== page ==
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Ukrainian Challenger 2 tanks training to level Russian ‘dragon's teeth’ anti-tank obstacles reports that Ukrainian Telegram channels, allegedly sponsored by members of the Armed Forces of Ukraine, published a video footage taken at one of the training grounds, in which a British Challenger-2 tank using its engineer blade easily levels an anti-tank ditch with earth and pushes "dragon's teeth" concrete obstacles in it. Russian defense lines are equipped with this type of fortification in some sections of the contact line.
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Ukrainian Challenger 2 tank training to move Russian dragon’s teeth (Picture source: screenshot of Ukrainian video on Telegram, via writes that such a way of breaking through the Russian defense line seems very doubtful due to the fact that additional equipment not provided for by the designers, installed on military equipment, significantly reduces its speed and maneuverability, which can become critical in combat conditions in which heavy artillery fire is being conducted, and make the tank an easy target. In addition, judging by the video, the Ukrainian military managed to move only one row of such barriers at their training ground, despite the fact that the Russian defense lines are made of at least two rows of "dragon's teeth". Not only that, these concrete structures are usually linked with steel cables.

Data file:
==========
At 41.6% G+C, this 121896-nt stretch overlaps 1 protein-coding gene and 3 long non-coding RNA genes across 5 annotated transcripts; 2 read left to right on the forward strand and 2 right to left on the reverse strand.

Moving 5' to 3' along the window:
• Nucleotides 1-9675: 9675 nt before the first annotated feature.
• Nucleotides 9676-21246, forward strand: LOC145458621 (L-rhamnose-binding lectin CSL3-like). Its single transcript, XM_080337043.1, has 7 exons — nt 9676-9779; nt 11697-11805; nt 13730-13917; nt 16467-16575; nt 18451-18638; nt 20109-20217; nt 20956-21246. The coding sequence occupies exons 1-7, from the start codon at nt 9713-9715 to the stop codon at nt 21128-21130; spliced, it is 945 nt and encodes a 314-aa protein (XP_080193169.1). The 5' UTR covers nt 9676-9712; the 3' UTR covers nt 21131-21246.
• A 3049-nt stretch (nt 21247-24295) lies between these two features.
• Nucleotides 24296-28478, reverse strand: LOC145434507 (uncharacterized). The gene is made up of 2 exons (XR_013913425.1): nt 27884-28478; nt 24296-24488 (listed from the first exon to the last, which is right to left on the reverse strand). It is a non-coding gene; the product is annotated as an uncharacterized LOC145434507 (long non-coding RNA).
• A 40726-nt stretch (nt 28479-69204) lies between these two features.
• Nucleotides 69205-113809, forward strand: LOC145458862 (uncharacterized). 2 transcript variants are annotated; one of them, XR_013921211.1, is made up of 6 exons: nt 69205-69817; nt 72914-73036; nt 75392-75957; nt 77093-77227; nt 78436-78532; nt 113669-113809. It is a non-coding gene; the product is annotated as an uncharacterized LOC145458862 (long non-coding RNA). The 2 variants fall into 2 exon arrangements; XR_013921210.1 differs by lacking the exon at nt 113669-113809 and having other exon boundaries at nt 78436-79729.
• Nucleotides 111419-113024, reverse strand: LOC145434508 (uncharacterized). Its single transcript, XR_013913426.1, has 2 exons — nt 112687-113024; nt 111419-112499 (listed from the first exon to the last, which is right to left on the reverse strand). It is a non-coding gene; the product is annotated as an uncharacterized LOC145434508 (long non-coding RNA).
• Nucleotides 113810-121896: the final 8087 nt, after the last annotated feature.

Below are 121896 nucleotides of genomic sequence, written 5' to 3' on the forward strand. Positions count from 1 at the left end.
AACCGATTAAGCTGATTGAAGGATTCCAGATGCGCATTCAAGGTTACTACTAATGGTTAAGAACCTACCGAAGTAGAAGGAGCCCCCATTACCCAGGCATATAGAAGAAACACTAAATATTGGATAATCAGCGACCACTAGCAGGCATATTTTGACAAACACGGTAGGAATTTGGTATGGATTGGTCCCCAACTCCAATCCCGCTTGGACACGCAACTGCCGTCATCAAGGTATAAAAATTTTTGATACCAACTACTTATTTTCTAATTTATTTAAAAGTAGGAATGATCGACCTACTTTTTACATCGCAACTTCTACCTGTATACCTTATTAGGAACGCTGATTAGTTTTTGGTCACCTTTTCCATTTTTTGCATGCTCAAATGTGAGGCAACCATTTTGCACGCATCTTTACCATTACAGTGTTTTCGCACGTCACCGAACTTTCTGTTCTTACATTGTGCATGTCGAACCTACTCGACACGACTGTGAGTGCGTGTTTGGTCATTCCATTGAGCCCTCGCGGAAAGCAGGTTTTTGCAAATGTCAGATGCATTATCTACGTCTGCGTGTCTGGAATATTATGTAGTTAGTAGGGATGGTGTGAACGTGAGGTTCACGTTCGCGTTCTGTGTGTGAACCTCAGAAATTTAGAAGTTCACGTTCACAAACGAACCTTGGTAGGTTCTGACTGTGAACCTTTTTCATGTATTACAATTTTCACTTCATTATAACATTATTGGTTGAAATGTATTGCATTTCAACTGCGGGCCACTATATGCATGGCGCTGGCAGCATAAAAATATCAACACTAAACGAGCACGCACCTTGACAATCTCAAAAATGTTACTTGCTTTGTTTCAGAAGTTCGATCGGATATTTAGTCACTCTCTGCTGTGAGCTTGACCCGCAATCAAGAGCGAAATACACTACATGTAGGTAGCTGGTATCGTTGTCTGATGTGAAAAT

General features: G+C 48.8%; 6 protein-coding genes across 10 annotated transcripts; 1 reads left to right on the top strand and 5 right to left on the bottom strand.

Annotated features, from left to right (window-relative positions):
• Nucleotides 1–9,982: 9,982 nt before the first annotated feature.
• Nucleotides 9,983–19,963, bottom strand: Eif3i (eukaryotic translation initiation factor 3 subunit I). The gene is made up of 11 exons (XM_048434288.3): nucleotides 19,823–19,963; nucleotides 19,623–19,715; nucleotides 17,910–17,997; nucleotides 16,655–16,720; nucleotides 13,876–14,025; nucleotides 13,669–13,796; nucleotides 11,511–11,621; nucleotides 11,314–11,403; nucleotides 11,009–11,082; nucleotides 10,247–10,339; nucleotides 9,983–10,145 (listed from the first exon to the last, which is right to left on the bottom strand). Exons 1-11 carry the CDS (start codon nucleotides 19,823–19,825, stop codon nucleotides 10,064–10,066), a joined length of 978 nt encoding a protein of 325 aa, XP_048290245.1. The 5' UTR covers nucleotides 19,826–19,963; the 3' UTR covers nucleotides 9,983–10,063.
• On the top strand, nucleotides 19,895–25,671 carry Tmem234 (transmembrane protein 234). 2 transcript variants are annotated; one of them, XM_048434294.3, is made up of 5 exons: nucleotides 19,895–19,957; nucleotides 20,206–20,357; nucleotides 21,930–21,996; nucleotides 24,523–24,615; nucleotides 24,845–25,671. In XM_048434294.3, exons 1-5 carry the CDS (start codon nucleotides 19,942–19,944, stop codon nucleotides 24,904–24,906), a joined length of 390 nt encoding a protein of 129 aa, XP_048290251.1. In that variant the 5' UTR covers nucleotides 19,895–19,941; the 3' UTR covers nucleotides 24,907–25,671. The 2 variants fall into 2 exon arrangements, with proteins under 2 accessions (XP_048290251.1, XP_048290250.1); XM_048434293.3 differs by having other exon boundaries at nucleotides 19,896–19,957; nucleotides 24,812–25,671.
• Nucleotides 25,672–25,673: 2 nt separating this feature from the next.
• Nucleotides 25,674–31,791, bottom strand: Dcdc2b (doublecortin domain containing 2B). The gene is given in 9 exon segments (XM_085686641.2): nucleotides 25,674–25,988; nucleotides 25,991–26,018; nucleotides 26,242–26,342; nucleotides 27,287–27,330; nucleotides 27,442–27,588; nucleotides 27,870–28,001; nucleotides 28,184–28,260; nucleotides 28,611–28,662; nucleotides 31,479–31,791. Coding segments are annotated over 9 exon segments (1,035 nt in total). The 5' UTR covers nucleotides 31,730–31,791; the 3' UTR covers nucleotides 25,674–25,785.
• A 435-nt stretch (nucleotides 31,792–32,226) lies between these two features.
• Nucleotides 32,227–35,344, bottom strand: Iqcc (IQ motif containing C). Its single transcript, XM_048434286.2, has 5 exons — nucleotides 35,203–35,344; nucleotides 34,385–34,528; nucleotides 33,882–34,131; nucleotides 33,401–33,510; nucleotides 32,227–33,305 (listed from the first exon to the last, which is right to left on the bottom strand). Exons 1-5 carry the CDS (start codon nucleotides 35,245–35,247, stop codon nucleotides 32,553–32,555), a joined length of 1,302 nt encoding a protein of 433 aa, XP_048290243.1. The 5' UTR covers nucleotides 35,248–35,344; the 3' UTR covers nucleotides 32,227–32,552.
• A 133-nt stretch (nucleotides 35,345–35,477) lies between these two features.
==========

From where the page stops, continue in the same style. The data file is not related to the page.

Army Recognition comments on this point of view by stating that engineer tanks are only slightly less maneuverable than ‘’combat’’ tanks, speed not being relevant in such obstacle-clearing work. Also, linking dragon’s teeth with steel cables does not prevent these obstacles that are simply laid down on the ground to be easily movable, a single shell accurately fired on top of one of the teeth being probably enough to break the cable network.

Before World War 2, in building their 'Siegfried Line' facing the French 'Ligne Maginot', the Germans inaugurated the use of such concrete anti-tank obstacles but they wisely multiplied the lines and solidly anchored them to buried reinforced concrete foundations, which implies that they could not be simply moved by the Allied engineer tanks and bulldozers when entering Germany in 1944 and 1945. These dragon's teeth lines had to be blown up section by section to clear some gangways, previous bombing raids by the USAAF or RAF having sometimes weakened or severely damaged them. Nowadays, missile strikes, bombing raids with adequate ammunition or accurate heavy artillery pounding would probably be used to reach the same result. Or simply bury the dragon's teeth on the necessary width to manage a crossing. Or lay a folding bridge over them.

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An M4 Sherman tank of the 3rd U.S. Armored Division crossing dragon's teeth of the Siegfried Line, September 1944 (Picture source; U.S NARA)

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